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23 January 2010

Tips For Greeting Strange Dogs

This is one of many training tips I'd like to share with you under the name 'Paws for Thought' written by a friend at work who is passionate about dogs and is happy to share and discuss what she has learnt. Posted here with her permission. Please note: She is not a dog expert but a dog lover learning more each day.


We've all heard about asking before greeting someone else's dog but here are three great steps that you might want to teach your kids - and use yourself.  The steps are:

1. Ask the owner

2. Ask the dog

3. Pet the dog

In more detail

1. Ask the Owner

Never rush towards a dog. Stop about about a metre away and ask the owner if you can pet the dog. If the owner says no, then please accept that and just stay and talk or say thank you and walk on. If the owner says yes then move onto step 2.

2. Ask the Dog

Don't use words to ask the dog - use body language. You can make a fist with your palm pointed down and then slowly extend your arm towards the dog and let them sniff it if they want to. Curling your fingers into the fist means they can't get nipped if the dog gets a shock. When you put out your hand watch what the dog does. Another way to ask the dog is just to stand, side on to him without looking directly at him and wait to see if he comes to say hello.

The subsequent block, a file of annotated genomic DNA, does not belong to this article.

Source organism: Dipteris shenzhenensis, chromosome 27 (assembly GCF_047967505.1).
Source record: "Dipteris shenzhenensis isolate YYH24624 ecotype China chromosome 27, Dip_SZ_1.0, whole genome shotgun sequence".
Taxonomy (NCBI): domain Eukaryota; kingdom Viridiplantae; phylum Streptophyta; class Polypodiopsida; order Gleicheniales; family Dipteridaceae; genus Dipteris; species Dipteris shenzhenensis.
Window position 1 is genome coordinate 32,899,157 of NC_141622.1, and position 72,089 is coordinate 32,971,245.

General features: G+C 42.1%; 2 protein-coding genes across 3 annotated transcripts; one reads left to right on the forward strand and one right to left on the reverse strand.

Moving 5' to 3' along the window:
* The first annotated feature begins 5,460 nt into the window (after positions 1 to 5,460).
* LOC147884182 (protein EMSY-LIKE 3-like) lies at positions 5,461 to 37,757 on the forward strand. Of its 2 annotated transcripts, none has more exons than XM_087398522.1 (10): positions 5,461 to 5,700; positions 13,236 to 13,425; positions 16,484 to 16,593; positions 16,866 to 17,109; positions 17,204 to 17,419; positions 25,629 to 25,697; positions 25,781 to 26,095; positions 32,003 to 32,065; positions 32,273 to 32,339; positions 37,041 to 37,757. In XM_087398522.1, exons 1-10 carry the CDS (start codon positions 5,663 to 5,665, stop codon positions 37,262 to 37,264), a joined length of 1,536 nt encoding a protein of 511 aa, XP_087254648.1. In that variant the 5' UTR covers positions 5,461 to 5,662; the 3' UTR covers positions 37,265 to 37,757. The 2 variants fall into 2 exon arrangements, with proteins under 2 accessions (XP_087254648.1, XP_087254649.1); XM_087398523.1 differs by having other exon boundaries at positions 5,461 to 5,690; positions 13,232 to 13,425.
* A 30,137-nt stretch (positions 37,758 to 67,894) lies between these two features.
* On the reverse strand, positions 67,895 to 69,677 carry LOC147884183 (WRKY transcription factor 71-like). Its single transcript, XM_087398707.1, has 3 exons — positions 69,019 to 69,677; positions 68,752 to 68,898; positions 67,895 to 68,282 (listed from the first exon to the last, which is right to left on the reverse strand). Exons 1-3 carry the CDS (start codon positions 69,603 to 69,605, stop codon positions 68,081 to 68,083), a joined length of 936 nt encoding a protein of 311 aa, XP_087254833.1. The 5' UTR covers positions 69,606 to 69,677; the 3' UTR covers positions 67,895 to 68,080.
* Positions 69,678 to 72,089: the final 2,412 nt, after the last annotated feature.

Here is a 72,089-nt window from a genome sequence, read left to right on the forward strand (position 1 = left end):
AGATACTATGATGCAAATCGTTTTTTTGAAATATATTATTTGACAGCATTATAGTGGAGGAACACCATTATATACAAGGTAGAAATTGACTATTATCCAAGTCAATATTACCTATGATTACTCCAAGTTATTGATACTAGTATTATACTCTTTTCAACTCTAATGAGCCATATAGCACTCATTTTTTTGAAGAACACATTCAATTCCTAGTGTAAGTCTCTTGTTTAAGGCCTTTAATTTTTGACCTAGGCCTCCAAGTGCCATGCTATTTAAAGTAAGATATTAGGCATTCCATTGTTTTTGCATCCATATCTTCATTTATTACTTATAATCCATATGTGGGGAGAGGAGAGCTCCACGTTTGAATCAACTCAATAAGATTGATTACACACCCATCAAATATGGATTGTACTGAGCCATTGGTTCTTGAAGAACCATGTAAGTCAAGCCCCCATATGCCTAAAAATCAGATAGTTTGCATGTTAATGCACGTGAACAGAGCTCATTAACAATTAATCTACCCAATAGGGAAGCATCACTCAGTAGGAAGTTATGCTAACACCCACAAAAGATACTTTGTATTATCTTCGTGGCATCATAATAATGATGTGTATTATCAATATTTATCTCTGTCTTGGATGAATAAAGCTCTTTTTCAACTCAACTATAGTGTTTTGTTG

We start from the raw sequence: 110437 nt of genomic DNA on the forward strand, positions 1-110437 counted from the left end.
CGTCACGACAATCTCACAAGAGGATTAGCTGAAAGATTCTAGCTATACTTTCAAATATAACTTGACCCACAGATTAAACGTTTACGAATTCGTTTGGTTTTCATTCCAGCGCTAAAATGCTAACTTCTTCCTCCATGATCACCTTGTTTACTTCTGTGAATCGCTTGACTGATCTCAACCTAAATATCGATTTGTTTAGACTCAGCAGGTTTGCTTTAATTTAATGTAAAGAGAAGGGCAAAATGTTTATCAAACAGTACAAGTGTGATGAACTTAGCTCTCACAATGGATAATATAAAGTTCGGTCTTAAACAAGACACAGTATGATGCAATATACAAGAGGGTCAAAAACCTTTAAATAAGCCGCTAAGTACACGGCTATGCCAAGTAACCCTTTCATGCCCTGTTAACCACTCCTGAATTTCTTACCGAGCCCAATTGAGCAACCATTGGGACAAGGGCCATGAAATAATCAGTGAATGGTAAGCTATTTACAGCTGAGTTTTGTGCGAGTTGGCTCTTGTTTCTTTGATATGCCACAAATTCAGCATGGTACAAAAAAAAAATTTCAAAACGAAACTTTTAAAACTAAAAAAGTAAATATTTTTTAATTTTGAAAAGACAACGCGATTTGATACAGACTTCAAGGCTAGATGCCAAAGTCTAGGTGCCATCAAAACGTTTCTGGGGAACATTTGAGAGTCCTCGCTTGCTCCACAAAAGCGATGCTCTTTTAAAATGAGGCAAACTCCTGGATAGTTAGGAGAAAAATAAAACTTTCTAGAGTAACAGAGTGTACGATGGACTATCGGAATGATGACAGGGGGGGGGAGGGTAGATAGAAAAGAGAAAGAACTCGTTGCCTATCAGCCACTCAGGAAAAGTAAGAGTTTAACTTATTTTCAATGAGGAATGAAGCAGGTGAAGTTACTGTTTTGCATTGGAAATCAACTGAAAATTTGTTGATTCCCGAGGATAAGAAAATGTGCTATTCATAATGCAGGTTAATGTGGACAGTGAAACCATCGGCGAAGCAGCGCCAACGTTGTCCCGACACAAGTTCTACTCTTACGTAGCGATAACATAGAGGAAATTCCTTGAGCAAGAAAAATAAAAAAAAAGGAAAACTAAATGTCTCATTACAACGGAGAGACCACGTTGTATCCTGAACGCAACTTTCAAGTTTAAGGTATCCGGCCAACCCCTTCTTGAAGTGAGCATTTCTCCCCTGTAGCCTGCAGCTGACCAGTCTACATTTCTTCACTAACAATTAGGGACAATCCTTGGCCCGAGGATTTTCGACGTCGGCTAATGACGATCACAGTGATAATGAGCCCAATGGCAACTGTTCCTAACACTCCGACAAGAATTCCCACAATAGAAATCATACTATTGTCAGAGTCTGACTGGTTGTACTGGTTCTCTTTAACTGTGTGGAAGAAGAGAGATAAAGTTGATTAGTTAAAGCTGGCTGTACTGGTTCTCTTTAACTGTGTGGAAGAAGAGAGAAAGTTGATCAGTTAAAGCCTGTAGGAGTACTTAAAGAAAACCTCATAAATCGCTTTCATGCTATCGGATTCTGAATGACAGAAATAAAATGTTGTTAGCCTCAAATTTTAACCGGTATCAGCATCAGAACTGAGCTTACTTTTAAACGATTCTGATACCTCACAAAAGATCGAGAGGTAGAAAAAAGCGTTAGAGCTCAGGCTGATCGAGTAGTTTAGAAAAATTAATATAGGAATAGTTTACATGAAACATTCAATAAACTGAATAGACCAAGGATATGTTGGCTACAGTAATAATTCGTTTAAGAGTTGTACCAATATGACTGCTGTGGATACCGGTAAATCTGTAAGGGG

* If he comes forward with a waggy tail and open mouth then he's saying yes you can say hello.

* If he leans forward for a quick sniff and seems comfortable then he's probably saying yes but be sure to be nice and gentle with him.

* If he turns his head away, backs off, hides behind his owner, looks unhappy, ducks his head or growls then this means no - even if his owner says he's okay.

If the dog says yes then move onto step 3.

3. - Petting the dog

Dog's generally don't like hugs or having you pat them on the top of their head. They also might not be comfortable with you bending over them. If you've asked the owner about where the dog likes being petted then follow their advice (unless you feel the dog isn't happy - then back off)

Approaching the dog from the side rather than the front and stroking the side of his neck, rubbing under his chin, scratching his chest and petting his back are all usually good ideas. Do it slowly and gently but no so slowly that its freaky and not so gently that it tickles.

Important note: Pet a little bit and then stop - let the dog tell you if he's happy and wants you to continue (by moving towards you, looking towards you with an open mouth and happy tail) or stop (moving away from you).

We'll talk more about dog body language, human body language and how to touch a dog for a lot more benefit than just petting (for both human and animal) in future installments of Paws for Thought. Keep tuned.


The basis for these useful tips comes from a book by Colleen Pelar called 'Living with Kids and Dogs Without Losing Your Mind.'

Active one year old Jack is looking for a wonderful new home

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